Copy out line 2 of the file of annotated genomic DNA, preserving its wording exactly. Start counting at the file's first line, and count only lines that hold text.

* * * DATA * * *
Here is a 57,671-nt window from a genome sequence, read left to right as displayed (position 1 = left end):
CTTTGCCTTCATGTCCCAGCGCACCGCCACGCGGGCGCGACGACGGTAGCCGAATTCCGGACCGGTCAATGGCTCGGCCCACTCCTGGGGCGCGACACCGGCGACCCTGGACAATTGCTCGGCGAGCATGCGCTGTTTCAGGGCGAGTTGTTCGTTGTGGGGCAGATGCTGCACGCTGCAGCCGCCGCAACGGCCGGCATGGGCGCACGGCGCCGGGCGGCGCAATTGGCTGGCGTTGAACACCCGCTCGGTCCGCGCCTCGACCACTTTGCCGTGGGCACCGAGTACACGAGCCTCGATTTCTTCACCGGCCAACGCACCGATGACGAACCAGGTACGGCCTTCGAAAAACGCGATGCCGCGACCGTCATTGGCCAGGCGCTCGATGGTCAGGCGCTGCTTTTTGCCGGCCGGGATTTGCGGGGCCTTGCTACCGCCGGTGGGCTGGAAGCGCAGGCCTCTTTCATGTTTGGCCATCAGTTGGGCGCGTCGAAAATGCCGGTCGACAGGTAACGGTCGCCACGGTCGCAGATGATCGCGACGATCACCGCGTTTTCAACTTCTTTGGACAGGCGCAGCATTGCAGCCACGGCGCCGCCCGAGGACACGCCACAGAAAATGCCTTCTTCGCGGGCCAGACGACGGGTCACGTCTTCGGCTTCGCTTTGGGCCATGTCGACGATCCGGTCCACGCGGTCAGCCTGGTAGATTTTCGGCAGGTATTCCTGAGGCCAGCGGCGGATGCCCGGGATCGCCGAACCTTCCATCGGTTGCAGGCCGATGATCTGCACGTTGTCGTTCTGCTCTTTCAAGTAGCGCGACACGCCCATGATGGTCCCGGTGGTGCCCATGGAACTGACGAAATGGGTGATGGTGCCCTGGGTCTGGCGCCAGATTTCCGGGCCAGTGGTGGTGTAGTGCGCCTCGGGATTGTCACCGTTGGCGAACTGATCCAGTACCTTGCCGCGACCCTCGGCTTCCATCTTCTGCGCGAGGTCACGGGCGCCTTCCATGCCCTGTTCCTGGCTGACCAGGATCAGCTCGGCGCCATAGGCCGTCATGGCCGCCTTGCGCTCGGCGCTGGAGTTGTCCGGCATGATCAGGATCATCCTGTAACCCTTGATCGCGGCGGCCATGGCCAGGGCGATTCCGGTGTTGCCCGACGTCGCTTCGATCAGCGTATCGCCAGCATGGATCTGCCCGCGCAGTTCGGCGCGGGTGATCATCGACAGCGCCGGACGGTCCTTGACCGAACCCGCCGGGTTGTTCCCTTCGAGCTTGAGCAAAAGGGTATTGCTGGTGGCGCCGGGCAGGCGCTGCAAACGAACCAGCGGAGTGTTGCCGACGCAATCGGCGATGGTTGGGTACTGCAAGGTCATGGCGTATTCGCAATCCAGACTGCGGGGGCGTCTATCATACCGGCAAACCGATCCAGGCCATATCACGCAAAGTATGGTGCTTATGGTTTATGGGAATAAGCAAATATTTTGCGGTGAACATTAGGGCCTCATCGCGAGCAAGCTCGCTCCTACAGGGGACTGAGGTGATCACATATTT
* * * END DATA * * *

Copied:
CTTTGCCTTCATGTCCCAGCGCACCGCCACGCGGGCGCGACGACGGTAGCCGAATTCCGGACCGGTCAATGGCTCGGCCCACTCCTGGGGCGCGACACCGGCGACCCTGGACAATTGCTCGGCGAGCATGCGCTGTTTCAGGGCGAGTTGTTCGTTGTGGGGCAGATGCTGCACGCTGCAGCCGCCGCAACGGCCGGCATGGGCGCACGGCGCCGGGCGGCGCAATTGGCTGGCGTTGAACACCCGCTCGGTCCGCGCCTCGACCACTTTGCCGTGGGCACCGAGTACACGAGCCTCGATTTCTTCACCGGCCAACGCACCGATGACGAACCAGGTACGGCCTTCGAAAAACGCGATGCCGCGACCGTCATTGGCCAGGCGCTCGATGGTCAGGCGCTGCTTTTTGCCGGCCGGGATTTGCGGGGCCTTGCTACCGCCGGTGGGCTGGAAGCGCAGGCCTCTTTCATGTTTGGCCATCAGTTGGGCGCGTCGAAAATGCCGGTCGACAGGTAACGGTCGCCACGGTCGCAGATGATCGCGACGATCACCGCGTTTTCAACTTCTTTGGACAGGCGCAGCATTGCAGCCACGGCGCCGCCCGAGGACACGCCACAGAAAATGCCTTCTTCGCGGGCCAGACGACGGGTCACGTCTTCGGCTTCGCTTTGGGCCATGTCGACGATCCGGTCCACGCGGTCAGCCTGGTAGATTTTCGGCAGGTATTCCTGAGGCCAGCGGCGGATGCCCGGGATCGCCGAACCTTCCATCGGTTGCAGGCCGATGATCTGCACGTTGTCGTTCTGCTCTTTCAAGTAGCGCGACACGCCCATGATGGTCCCGGTGGTGCCCATGGAACTGACGAAATGGGTGATGGTGCCCTGGGTCTGGCGCCAGATTTCCGGGCCAGTGGTGGTGTAGTGCGCCTCGGGATTGTCACCGTTGGCGAACTGATCCAGTACCTTGCCGCGACCCTCGGCTTCCATCTTCTGCGCGAGGTCACGGGCGCCTTCCATGCCCTGTTCCTGGCTGACCAGGATCAGCTCGGCGCCATAGGCCGTCATGGCCGCCTTGCGCTCGGCGCTGGAGTTGTCCGGCATGATCAGGATCATCCTGTAACCCTTGATCGCGGCGGCCATGGCCAGGGCGATTCCGGTGTTGCCCGACGTCGCTTCGATCAGCGTATCGCCAGCATGGATCTGCCCGCGCAGTTCGGCGCGGGTGATCATCGACAGCGCCGGACGGTCCTTGACCGAACCCGCCGGGTTGTTCCCTTCGAGCTTGAGCAAAAGGGTATTGCTGGTGGCGCCGGGCAGGCGCTGCAAACGAACCAGCGGAGTGTTGCCGACGCAATCGGCGATGGTTGGGTACTGCAAGGTCATGGCGTATTCGCAATCCAGACTGCGGGGGCGTCTATCATACCGGCAAACCGATCCAGGCCATATCACGCAAAGTATGGTGCTTATGGTTTATGGGAATAAGCAAATATTTTGCGGTGAACATTAGGGCCTCATCGCGAGCAAGCTCGCTCCTACAGGGGACTGAGGTGATCACATATTT